It happened again. The phone rang a few weeks ago on a Friday afternoon at 4:30. It was an Executive Director who was at her limit with an employee who had worked at the organization for more than two decades. The caller proceeded to tell me this employee had never performed very well and could she fire her? We talked for a bit. I asked the ED whether she had ever given feedback to this employee. Did the employee receive regular performance appraisals or just general information about job performance? The ED paused and said, “”No,” and agreed to have a conversation with this employee in which she would create job goals and give specific and concrete examples of what constitutes excellent performance. I happened to see this ED two weeks ago and asked about her problem employee. The ED said that much to her surprise, the employee was doing great. When the ED asked the employee what accounted for the improved performance, the employee said she finally understood what was expected of her. The difference that good feedback makes cannot be overestimated.
Performance management is the process of giving feedback to help employees progress toward achieving predetermined goals in their job and for the organization. Usually performance management is a human resource system where individual employees receive a regularly scheduled performance appraisal from their supervisors. Often the performance appraisal is done on an annual basis. Organizations spend a lot of time designing the perfect form. Yet, the most perfect form doesn’t do anything if it isn’t used. Supervisors and employees report that they don’t like the process generally. Supervisors complain about the time, the discomfort of giving feedback and the fact that in this day of tight budgets, pay increases don’t usually follow. Employees don’t like the process since feedback often comes too late to correct a negative problem and supervisors forget to recognize the good work employees generally do.
Good performance management, whether in the form of feedback or a formal performance appraisal, helps employees know they are valued, first. Second, they learn which behaviors they should continue and which they should stop. Some statistics suggest that when employees are terminated, almost 50% of the time, employees say they didn’t know what was expected of them. And, employees often report that they are motivated by appreciation for a job well done. Something a performance appraisal process can embed is what the manager does to clarify expectations and to give positive feedback.
Nonprofits frequently ask is there a “best” form? As suggested above, there is no one right form. A few considerations as to the form’s construction can include:
- Does the form measure what is important to the organization?
- Are the evaluation criteria job related?
- Do the criteria reflect the highest priorities of the organization, department and job?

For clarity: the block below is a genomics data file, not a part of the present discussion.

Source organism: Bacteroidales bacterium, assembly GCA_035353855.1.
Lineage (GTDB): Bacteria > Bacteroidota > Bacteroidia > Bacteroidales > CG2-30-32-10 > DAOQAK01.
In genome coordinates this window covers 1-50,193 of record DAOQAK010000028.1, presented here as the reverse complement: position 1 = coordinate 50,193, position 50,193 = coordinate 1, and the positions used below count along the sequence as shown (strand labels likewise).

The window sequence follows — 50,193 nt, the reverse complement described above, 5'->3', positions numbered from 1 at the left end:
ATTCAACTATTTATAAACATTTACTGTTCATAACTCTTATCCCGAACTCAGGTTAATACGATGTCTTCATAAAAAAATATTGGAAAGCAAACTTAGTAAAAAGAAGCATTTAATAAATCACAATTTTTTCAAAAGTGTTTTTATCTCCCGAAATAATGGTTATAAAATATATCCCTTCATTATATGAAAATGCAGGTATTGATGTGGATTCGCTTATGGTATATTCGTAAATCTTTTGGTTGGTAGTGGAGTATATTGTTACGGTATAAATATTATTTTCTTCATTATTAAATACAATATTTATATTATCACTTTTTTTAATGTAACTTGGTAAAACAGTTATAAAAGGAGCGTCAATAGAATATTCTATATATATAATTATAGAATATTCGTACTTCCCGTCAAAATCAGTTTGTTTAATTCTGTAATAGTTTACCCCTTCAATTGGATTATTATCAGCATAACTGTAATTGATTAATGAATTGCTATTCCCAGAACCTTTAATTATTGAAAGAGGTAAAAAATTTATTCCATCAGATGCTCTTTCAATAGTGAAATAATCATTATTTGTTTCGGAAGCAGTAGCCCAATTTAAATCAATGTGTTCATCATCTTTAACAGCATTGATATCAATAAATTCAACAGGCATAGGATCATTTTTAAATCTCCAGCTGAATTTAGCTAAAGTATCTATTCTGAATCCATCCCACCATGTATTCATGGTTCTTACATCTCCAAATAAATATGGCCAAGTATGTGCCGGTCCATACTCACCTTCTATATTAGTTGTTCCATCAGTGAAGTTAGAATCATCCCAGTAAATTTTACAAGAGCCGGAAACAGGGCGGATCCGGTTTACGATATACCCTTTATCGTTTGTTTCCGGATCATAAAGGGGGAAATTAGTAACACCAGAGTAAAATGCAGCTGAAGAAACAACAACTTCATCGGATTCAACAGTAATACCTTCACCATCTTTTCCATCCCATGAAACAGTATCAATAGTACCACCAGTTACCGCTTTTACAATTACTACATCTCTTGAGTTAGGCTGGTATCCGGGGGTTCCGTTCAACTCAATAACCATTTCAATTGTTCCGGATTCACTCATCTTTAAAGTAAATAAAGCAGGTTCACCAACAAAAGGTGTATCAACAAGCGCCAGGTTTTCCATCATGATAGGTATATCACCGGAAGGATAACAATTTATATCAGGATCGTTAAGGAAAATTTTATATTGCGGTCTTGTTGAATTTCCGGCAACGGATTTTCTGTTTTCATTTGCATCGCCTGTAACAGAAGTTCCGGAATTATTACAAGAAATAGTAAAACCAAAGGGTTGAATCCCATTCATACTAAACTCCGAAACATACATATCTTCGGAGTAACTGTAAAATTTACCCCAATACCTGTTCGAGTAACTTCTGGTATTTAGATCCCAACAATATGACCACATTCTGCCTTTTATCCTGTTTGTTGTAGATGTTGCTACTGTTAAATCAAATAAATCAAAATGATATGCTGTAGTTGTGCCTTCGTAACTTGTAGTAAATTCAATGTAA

- Do employees and supervisors regard the form as relevant?
- Do supervisors and managers understand and buy into the purpose of the form?
- Does it include:
– Important identification information
– Instructions for completion
– Defined performance criteria
– Performance levels/ratings
– Specific performance examples supporting ratings for each criterion
– Space for employee comments
– Signatures with dates (employee, supervisor, higher level of manager and/or human resources)
Most human resource books include sample forms as well as some websites. One such website is Wikipedia, which references a great, long publication from the Department of the Interior that serves as a guidebook and also includes a sample form. Again, the point of the form is to use it. Don’t make the form too long or too complicated with the calculations of the ratings. This will keep the most diligent supervisor from using it.
Once a form is designed that is appropriate for the organization, its culture and systems, the hard part of a good performance appraisal is the feedback session with the employee. The most productive sessions will include the supervisor:
- Providing a comfortable and uninterrupted setting, indicating how important these discussions are.
- Being candid and truthful.
- Describing the specific expectations and how the employee did or did not meet them.
- Focusing on the job, not the person, by using specific examples of what leads the supervisor to give the particular feedback. Make sure the feedback describes job-specific behaviors to support comments.
- Asking employee for his/her input or comments.
- Being an active listener.
In smaller organizations, conducting regular feedback sessions can be done without an elaborate form. In larger organizations, a unified approach with a consistent form is a good idea. When done on an ongoing basis, performance appraisals are much more than just another human resources’ “to do.” Evaluations can acknowledge good employees and help retain them as well as serve as a corrective tool to limit poor performance. In addition, performance appraisals are good documentation if the employee/employer relationship goes badly. And performance appraisals can help you not make those panicky calls late on Friday afternoons.
by Deborah Dale Brackney